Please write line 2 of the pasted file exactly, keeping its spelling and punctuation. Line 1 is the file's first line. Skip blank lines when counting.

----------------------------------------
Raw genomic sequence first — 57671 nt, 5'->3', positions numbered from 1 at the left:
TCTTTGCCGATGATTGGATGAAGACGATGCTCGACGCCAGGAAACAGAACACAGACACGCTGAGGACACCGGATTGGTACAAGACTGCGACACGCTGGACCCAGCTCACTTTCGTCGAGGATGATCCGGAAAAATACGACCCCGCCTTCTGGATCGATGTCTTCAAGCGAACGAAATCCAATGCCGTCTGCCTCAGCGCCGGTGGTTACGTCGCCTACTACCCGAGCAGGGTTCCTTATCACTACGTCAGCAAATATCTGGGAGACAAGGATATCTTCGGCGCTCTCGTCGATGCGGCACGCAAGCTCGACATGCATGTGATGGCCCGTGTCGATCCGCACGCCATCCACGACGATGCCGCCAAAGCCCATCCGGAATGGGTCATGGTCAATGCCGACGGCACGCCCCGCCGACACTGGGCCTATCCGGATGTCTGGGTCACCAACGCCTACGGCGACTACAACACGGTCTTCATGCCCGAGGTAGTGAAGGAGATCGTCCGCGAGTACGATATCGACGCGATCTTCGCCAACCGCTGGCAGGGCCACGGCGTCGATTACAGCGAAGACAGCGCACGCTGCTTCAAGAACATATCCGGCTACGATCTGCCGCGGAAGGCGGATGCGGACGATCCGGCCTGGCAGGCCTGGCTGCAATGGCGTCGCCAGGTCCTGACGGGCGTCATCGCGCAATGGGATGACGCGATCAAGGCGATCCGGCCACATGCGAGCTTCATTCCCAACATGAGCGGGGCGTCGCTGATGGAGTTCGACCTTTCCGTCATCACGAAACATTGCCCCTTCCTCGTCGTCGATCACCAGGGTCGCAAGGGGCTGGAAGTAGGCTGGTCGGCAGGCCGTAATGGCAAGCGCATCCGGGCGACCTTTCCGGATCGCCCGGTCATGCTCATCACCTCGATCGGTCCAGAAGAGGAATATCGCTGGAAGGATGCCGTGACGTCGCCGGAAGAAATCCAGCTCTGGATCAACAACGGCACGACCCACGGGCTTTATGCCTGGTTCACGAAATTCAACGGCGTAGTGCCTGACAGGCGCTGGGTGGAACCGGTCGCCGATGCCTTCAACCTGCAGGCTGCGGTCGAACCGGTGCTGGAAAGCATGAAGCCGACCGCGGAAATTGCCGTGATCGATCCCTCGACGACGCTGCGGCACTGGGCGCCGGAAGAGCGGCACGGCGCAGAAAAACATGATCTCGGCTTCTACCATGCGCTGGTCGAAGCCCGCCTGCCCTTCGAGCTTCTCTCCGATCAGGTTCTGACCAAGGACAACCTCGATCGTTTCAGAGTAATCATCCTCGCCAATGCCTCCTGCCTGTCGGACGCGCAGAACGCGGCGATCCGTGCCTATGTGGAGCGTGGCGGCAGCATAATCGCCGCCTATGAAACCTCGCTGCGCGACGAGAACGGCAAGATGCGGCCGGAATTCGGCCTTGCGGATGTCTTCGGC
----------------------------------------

TCTTTGCCGATGATTGGATGAAGACGATGCTCGACGCCAGGAAACAGAACACAGACACGCTGAGGACACCGGATTGGTACAAGACTGCGACACGCTGGACCCAGCTCACTTTCGTCGAGGATGATCCGGAAAAATACGACCCCGCCTTCTGGATCGATGTCTTCAAGCGAACGAAATCCAATGCCGTCTGCCTCAGCGCCGGTGGTTACGTCGCCTACTACCCGAGCAGGGTTCCTTATCACTACGTCAGCAAATATCTGGGAGACAAGGATATCTTCGGCGCTCTCGTCGATGCGGCACGCAAGCTCGACATGCATGTGATGGCCCGTGTCGATCCGCACGCCATCCACGACGATGCCGCCAAAGCCCATCCGGAATGGGTCATGGTCAATGCCGACGGCACGCCCCGCCGACACTGGGCCTATCCGGATGTCTGGGTCACCAACGCCTACGGCGACTACAACACGGTCTTCATGCCCGAGGTAGTGAAGGAGATCGTCCGCGAGTACGATATCGACGCGATCTTCGCCAACCGCTGGCAGGGCCACGGCGTCGATTACAGCGAAGACAGCGCACGCTGCTTCAAGAACATATCCGGCTACGATCTGCCGCGGAAGGCGGATGCGGACGATCCGGCCTGGCAGGCCTGGCTGCAATGGCGTCGCCAGGTCCTGACGGGCGTCATCGCGCAATGGGATGACGCGATCAAGGCGATCCGGCCACATGCGAGCTTCATTCCCAACATGAGCGGGGCGTCGCTGATGGAGTTCGACCTTTCCGTCATCACGAAACATTGCCCCTTCCTCGTCGTCGATCACCAGGGTCGCAAGGGGCTGGAAGTAGGCTGGTCGGCAGGCCGTAATGGCAAGCGCATCCGGGCGACCTTTCCGGATCGCCCGGTCATGCTCATCACCTCGATCGGTCCAGAAGAGGAATATCGCTGGAAGGATGCCGTGACGTCGCCGGAAGAAATCCAGCTCTGGATCAACAACGGCACGACCCACGGGCTTTATGCCTGGTTCACGAAATTCAACGGCGTAGTGCCTGACAGGCGCTGGGTGGAACCGGTCGCCGATGCCTTCAACCTGCAGGCTGCGGTCGAACCGGTGCTGGAAAGCATGAAGCCGACCGCGGAAATTGCCGTGATCGATCCCTCGACGACGCTGCGGCACTGGGCGCCGGAAGAGCGGCACGGCGCAGAAAAACATGATCTCGGCTTCTACCATGCGCTGGTCGAAGCCCGCCTGCCCTTCGAGCTTCTCTCCGATCAGGTTCTGACCAAGGACAACCTCGATCGTTTCAGAGTAATCATCCTCGCCAATGCCTCCTGCCTGTCGGACGCGCAGAACGCGGCGATCCGTGCCTATGTGGAGCGTGGCGGCAGCATAATCGCCGCCTATGAAACCTCGCTGCGCGACGAGAACGGCAAGATGCGGCCGGAATTCGGCCTTGCGGATGTCTTCGGC